Watching autism at work
Employable Me star Jonathan Sheedy shares more about what makes him tick
Jonathan Sheedy never expected to be a TV star. But the 19-year-old from Sydney’s inner west has become one of the latest jobseekers to win over Australia through ABC’s Employable Me documentary series.
“It’s slightly nerve-racking to watch yourself on TV,” Jonathan tells Eternity, the morning after his episode aired on Tuesday. The night before, a flood of messages rained down on his phone as Employable Me showed Jonathan (and two other people also on the autism spectrum, Ben and Krystyna) searching to find their places in Australia’s workforce.
“Tonnes of people [said] positive things about the show and how it has made such a difference in their life.” – Jonathan Sheedy
Viewers could not fail to notice Jonathan’s passion for finance, sharp dressing and “power words”. A 19-year-old who is in his second year of studying part-time for a Bachelor of Accounting at Sydney’s University of Notre Dame, Jonathan knows what he’s about and is going after it. Exhibit A: locking down a six-month internship in Westpac’s Information Security Group, as Employable Me revealed.
While a driven man when it comes to career – he will move on to a full cadetship with Ernst and Young when his Westpac internship ends next month – Jonathan had no ambition for TV fame. Still, he remembers it only took him five seconds’ thought to agree to featuring on Employable Me.
Approached by Aspect Capable, an organisation that assists the social development of young adults on the autism spectrum, Jonathan recognised the benefits of being involved in a TV programme. Along with registering how enticing it would be for prospective employers if he came to them with an offer of media coverage, Jonathan hoped Employable Me would also broadcast positive messages about the spectrum of autism.
His hopes have been realised: “I was on the bus on the way to work today and I was looking on Twitter for #employableme. I saw tonnes of people saying positive things about the show and how it has made such a difference in their life. The show has [also] made a huge impact on public discourse as a whole.”
“Most people when they look at a person with autism, they say, ‘Oh, you couldn’t possibly be a Christian.’” – Jonathan Sheedy
The Employable Me production team whittled down ten hours of footage with Jonathan to about 20 minutes. He reckons they showed the best material he gave them yet one key element of his life was broadcast only in subtle ways.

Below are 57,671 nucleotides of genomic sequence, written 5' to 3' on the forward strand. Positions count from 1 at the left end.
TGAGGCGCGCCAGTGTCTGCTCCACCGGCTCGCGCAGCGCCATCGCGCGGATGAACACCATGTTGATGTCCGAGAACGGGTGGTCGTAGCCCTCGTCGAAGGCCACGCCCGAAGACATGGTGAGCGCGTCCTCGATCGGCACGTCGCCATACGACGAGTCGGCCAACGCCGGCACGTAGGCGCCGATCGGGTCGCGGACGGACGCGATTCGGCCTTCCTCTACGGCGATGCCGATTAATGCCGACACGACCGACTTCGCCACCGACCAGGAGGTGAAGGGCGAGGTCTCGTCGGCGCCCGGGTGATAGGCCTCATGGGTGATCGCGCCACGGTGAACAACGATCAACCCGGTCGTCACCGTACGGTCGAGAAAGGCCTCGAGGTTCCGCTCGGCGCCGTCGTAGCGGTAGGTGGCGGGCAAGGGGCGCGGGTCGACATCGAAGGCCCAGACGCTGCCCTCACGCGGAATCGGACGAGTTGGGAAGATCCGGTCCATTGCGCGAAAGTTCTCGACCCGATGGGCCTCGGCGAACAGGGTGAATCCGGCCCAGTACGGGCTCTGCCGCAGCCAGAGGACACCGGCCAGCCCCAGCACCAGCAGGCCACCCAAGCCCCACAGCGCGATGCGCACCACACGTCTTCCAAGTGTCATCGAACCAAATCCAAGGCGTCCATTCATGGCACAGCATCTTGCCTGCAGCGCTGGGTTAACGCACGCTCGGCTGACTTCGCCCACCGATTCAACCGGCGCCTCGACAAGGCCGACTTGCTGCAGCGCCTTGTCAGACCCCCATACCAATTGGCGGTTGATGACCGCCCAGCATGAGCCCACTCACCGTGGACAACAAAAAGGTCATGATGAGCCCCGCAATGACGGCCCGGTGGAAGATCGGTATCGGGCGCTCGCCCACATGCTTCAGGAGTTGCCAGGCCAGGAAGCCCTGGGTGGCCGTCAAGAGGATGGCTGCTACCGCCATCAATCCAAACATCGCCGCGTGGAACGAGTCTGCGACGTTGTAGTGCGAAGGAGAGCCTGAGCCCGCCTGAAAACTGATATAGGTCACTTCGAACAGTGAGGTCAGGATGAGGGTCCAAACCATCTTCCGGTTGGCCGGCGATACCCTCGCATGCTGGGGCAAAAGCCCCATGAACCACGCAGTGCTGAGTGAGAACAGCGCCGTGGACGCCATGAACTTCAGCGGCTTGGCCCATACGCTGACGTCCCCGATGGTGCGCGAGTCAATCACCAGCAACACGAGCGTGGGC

Eagle-eyed viewers may have noticed the cross necklace Jonathan wore. This intentional fashion statement points to Jonathan’s Christian faith, something he has found others struggle to understand about him.
“Most people when they look at a person with autism, they say, ‘Oh, you couldn’t possibly be a Christian,’ explains Jonathan, who attends a church in inner-city Sydney. “But, luckily for me, I was raised in a Christian family. I was shared the prophecies surrounding Jesus. I’ve looked at the historicity of the death and resurrection of Jesus – and to have trust in Jesus is very rational. And if I can do it, so can other people.”
Jonathan believes a stereotype has been perpetuated by movies such as Dustin Hoffman and Tom Cruise’s Rain Main (1988), that people with autism have no interest in faith or are hostile to it. But just as Employable Me has other links with Christianity, Jonathan knows his autism has helped to forge his personal faith.
“All Christians should come to terms with their faith and think about their relationship with God. As someone with autism, I am forced to do that more often. Most of my day is comprised of thinking – there is rarely a moment when my brain is not focused on some object of thought.
“I do admit that there should not be entirely a focus upon rationality. It’s a mistake to have a 100 per cent rational approach; there also are other aspects [to Christian faith].”
“Don’t be afraid to ask for help.” – Jonathan Sheedy
The deliberate and intense focus of Jonathan’s thoughts were heightened by a painful family situation several years ago. “I was quite angry with God after my parents separated and that’s when I really had to think things through – and it actually strengthened my faith.”
While he readily admits to having had other times of frustration with God, Jonathan has embraced his “weapons-grade autism”. But he hardly views himself as a spokesperson for autistic people in the workplace. However, since the show aired and he’s thought about his place in it, he drily jokes that “as Spider-Man once said, ‘With great power comes great responsibility.’”
Happy to be interviewed if it encourages other people with autism, Jonathan also has a message for anyone similar to him who is seeking to be the best employee they can be: “Don’t be afraid to ask for help,” Jonathan advises. “Because if not asking for help means you have reduced capability to help your co-workers and your customers, you’re just not going to do as well. Reach out to your co-workers; reach out to your boss or people leader. Ask for help if it means you are able to pursue your job functions and KPIs with more efficiency and greater gusto.”